MARY ANN WETHERBY.
17th September 1866
Reference Numbert18660917-877
VerdictNot Guilty > unknown

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877. MARY ANN WETHERBY (39, a coloured woman) , Feloniously wounding Abraham Deerling, with intent to do him some grievous bodily harm.

MR. COOPER conducted the Prosecution, and MR. PATER the Defence.

ABRAHAM DEERLING (Policeman M 38). On 10th September I went to apprehend the prisoner's daughter, a girl about twelve years old, for stealing a watch—I told her the charge, and she screamed, when the prisoner came out of her house and endeavoured to rescue her—she said that she should not go, she would take her home—I told her to be quiet, we were going to take her to the station—I did not, notice anything in her hand at that time—we moved on a little further, and she said, "I will take my daughter home, " and she put her hand round against me—I put my hand up to save myself, and I felt a stab in my hand—it made a deep cut right across my four fingers, in the front part of my hand—I took the prisoner by the wrist, and took this knife (produced) from her right hand—it is a common shoemaker's knife—if what she did with the knife was done accidentally I should not have attempted to take her into custody—she made a direct blow at me—I still suffer from the cut—it is getting on very well.

Cross-examined. Q. Did not she ask you what you were taking her child into custody for? A. I believe she did—I refused to tell her—I don't know whether it was a false charge that was made—I was at the police-court—I heard the watch fall out of the dress of the person who charged her—the prisoner's daughter was discharged, decidedly—the prosecutrix found the watch the same morning as the remand.

MR. PATER called

WILLIAM BRIGHT . I am a carman, in the employ of Messrs. Stanford, hay and straw dealers—on the evening of the 10th I was in Mr. Giltott's yard, talking to him, and heard a very loud scream from a young girl—I went towards Gunn Street, and there saw this young girl in the hands of an officer in private clothes, and there were two in uniform—she was screaming, "Let me see my poor mother; fetch my poor mother" presently the mother came running across the road, and said, "What has my poor child done, that she should be taken away?"—no satisfactory answer was given her, and one of the men turned round and said, "What do you do with that knife in your hand?"—she said, "I have been shelling of walnuts"—he said, "Give me this knife"—she said, It is my knife"—he laid hold of the blade of the knife, trying to take it away from her—she held it very fast in her hand—I saw his hand flinch from the knife, and he twisted her arm round, and said, "I will lock you up as well as the child"—I said to him, "Don't hurt the poor woman; she has done nothing wrong"—no answer was made to me, and a man with me said, "Don't you interfere, Bill"—I saw the woman go away, and she was treated very cruelly by the officer—they are total strangers to me—I know nothing of them—I can declare that the prisoner never made any attempt to stab the policeman—I saw him take hold of the blade, to try and take it away.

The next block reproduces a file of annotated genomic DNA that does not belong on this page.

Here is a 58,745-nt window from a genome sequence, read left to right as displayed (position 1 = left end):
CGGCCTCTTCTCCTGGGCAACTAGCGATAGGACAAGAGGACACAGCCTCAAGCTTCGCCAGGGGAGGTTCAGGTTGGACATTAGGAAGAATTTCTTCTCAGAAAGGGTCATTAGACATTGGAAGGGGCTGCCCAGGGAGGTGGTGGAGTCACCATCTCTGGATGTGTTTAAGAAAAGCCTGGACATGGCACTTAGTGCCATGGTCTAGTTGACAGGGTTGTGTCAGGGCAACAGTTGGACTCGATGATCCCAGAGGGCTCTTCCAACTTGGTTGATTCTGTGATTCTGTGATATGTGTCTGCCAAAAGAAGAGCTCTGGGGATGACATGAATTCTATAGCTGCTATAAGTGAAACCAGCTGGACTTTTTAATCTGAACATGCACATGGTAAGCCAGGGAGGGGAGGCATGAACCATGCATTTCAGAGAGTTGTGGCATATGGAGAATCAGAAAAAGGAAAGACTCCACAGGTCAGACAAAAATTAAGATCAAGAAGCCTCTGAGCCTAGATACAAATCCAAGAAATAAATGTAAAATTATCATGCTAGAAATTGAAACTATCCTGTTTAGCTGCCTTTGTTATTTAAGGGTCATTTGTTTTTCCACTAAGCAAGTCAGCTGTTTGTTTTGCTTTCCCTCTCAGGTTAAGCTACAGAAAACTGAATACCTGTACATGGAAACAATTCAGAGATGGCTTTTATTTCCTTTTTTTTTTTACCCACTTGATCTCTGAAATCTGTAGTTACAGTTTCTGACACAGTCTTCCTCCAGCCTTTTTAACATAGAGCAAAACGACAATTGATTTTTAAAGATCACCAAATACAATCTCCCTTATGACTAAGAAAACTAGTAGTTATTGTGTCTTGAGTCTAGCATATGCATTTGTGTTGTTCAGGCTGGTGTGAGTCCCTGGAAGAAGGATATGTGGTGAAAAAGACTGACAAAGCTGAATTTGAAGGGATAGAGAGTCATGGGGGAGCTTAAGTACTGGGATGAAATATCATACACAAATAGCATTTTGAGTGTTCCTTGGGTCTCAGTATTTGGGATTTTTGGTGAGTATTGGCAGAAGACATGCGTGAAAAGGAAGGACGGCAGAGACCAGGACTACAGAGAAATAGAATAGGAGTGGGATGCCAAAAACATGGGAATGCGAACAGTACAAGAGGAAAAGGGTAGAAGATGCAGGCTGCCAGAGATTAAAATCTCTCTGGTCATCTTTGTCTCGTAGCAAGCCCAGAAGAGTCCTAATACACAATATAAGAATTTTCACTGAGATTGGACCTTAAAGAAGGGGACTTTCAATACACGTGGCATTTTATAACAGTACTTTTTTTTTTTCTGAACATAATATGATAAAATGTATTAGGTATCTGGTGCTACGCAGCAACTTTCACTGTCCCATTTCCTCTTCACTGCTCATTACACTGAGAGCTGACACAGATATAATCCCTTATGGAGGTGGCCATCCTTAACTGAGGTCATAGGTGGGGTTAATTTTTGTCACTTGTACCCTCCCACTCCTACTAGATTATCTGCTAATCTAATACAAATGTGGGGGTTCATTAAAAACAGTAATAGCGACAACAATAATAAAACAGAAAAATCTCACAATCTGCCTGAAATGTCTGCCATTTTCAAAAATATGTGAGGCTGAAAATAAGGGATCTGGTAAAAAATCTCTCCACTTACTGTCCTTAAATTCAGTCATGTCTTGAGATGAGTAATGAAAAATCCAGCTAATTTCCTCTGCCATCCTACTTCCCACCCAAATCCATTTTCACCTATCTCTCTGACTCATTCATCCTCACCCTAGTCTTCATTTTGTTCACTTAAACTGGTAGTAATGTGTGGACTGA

Cross-examined by MR. COOPER. Q. Did you see the blood flow directly after? A. I did not—I never saw a drop of blood—I saw him flinch from the knife—I was here yesterday—I come hear to speak the truth—no one pays me for coming here that I know of—I will swear that—I

will swear I have not been paid—I have not been promised money—I will not take anything—I never knew the woman, or any of the family before.

MARY ANN BENTON . I am married, and live at 54, Gunn Street—on 10th September I was at the prisoner's house shelling walnuts with her—between seven and eight o'clock we heard the scream of a child, "Mother!"—Mrs. Wetherby ran out—she thought it was her own child—I did not run out directly—when I got out I saw the constable and Mrs. Wetherby struggling together, with a knife—I saw him have hold of the blade of the knife, and she the handle—he said, "Give me the knife"—she resisted, and would not give it to him—I saw him take the knife, and said, "I shall lock you up as well as the child."

Cross-examined. Q. Did you see the blood? A. No—I saw his hand in a handkerchief the next morning—I did not see the hand without the handkerchief.

MR. COOPER, in reply, called

JOHN MADGET (Policeman W 176). I went with Deerling to take the prisoner's daughter up for stealing a watch—the child shrieked, and the prisoner came out—I told her to keep away, and told her that the child was charged with stealing a watch from a lady—she said the child never saw the watch and never had it—Deerling told her to stand away, and if she had anything to say to come to the station and say it there—she made a rush again, and he took her into custody—she then makes a deliberate stab at him, he puts up his hand, and he was stabbed in the hand—I have heard the statements of these two witnesses—it is not true.

ABRAHAM DEERLING (re-examined). What these witnesses say is not true—it is all a falsehood—I had hold of the handle of the knife—I never touched the blade at all.

NOT GUILTY .


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